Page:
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Reginald M. Cram
Major General Cram as Adjutant General of the Vermont National Guard
Born April 29, 1914 (1914-04-29)
Died August 6, 2004 (2004-08-07) (aged 90)
Place of birth Northfield, Vermont
Place of death Burlington, Vermont
Buried at Mount Hope Cemetery, Northfield, Vermont
Allegiance  Vermont
United States
Service/branch Flag of the Vermont Republic.svg Vermont National Guard
Seal of the United States Department of the Air Force.jpg United States Air Force
Years of service 1933 – 1981
Rank US-O8 insignia.svg Major General
Commands held Air Force Branch, Supreme Headquarters Allied Powers Europe
U.S. Air Force Orientation Group
Vermont National Guard
Battles/wars World War II
Korean War
Vietnam War
Awards Air Force Distinguished Service Medal
Legion of Merit
Air Medal

Reginald M. Cram (April 29, 1914 – August 6, 2004) was a United States Air Force officer who served as Adjutant General of the Vermont National Guard.

Early life[edit | edit source]

Reginald Maurice Cram was born in Northfield, Vermont on April 29, 1914.[1] He graduated from Norwich University in 1936, and was Captain of the Corps of Cadets, while also becoming a member of the Theta Chi fraternity, Pegasus Players theater group, Glee Club, Band, and basketball team. Cram maintained his affiliation with Norwich throughout his life, including serving as the Agent for his graduating class and composing the Norwich University Alumni March, “A Soldier’s Dream”. He was a Trustee from 1971-1988, and received the Distinguished Alumni Award.[2]

Start of military career[edit | edit source]

Cram joined the Vermont National Guard's 172nd Infantry Regiment in 1933. He was commissioned a Second Lieutenant of Cavalry upon graduating from Norwich, and was assigned to the staff of Vermont’s Adjutant General.[3] He attended Boston University Law School from 1937 to 1938.[4]

World War II[edit | edit source]

Cram joined the Army Air Force for World War II. He received his rating as an Observer, and flew anti-submarine patrols in the Pacific. His assignments included temporary duty with both the Navy and Marine Corps. While on temporary duty with the Navy, he served aboard ship with James Roosevelt.[5][6]

Later military career[edit | edit source]

Cram returned to the Vermont National Guard after the war, and joined the active Air Force in 1947. He was a specialist in long range planning and international relations, including the creation of policies and programs during the Korean War, and his assignments included: Secretary of the United States-Canada Regional Planning Group, a North Atlantic Treaty Organization entity; Director of Plans, Third Air Force; Chief, Air Force Branch, Supreme Headquarters Allied Powers Europe; Commander, U.S. Air Force Orientation Group, which provided education on Air Force initiatives including the space program to U.S. and international civilians and military members; Member, Joint Chiefs of Staff Special Study Group; and Advisor to the Chairman of the Joint Chiefs of Staff for European Plans and Policy.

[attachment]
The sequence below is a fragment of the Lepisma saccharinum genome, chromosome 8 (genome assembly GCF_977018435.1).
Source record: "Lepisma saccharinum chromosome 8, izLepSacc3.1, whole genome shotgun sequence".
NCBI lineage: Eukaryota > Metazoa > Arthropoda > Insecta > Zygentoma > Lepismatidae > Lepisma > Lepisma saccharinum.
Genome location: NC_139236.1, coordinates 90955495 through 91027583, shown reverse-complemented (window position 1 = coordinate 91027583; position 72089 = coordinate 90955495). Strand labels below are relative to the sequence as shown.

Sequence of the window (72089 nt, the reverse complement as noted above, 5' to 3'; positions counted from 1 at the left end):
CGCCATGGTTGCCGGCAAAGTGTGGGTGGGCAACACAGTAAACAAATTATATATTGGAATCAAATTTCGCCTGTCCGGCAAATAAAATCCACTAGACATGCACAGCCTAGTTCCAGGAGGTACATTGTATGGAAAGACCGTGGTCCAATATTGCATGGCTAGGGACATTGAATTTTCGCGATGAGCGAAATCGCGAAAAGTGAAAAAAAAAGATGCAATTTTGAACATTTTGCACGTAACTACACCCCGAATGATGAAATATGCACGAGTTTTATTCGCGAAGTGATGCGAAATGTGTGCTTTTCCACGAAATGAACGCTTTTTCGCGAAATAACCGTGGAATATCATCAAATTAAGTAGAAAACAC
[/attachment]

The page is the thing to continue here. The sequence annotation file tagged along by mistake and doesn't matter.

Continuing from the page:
He received a master's degree in politics and government from the University of Maryland in 1963. He was also a member of Pi Sigma Alpha, the honor fraternity for those in the political science field. Cram also graduated from the Army Command and General Staff College, Armed Forces Staff College, and National War College. He retired as a Colonel in 1964.[7]

Adjutant General[edit | edit source]

When Cram retired from the Air Force in 1964 he was appointed Deputy Adjutant General of the Vermont National Guard, serving under Adjutant General Francis Billado.[8] When Billado died suddenly in September 1966, Cram served as acting Adjutant General for three months.[9]

In November another officer, Brigadier General Wayne Page, announced that he would be a candidate for the Adjutant General’s post.[10] In December Governor Philip H. Hoff named Page to serve as acting Adjutant General. Cram then resigned as Deputy and campaigned against Page for a full two-year term. While both Page and Cram were Republicans and Hoff a Democrat, contemporary press accounts indicate that Hoff selected Page because other National Guard officers had expressed to Hoff their preference for Page, an Army National Guard officer, over Cram, an Air National Guard officer, because the majority of the Vermont National Guard was made up of Army units.[11] (Since the 1860s, Vermont’s Adjutant General is elected for a two-year term by the Vermont General Assembly. Elections are held in February of each odd-numbered year, and the term starts the following March.)

In February 1967 Cram won an upset victory and ended Page’s three month tenure.[12] Cram was promoted to Major General and served as Adjutant General from 1967 until retiring in 1981.[13][14]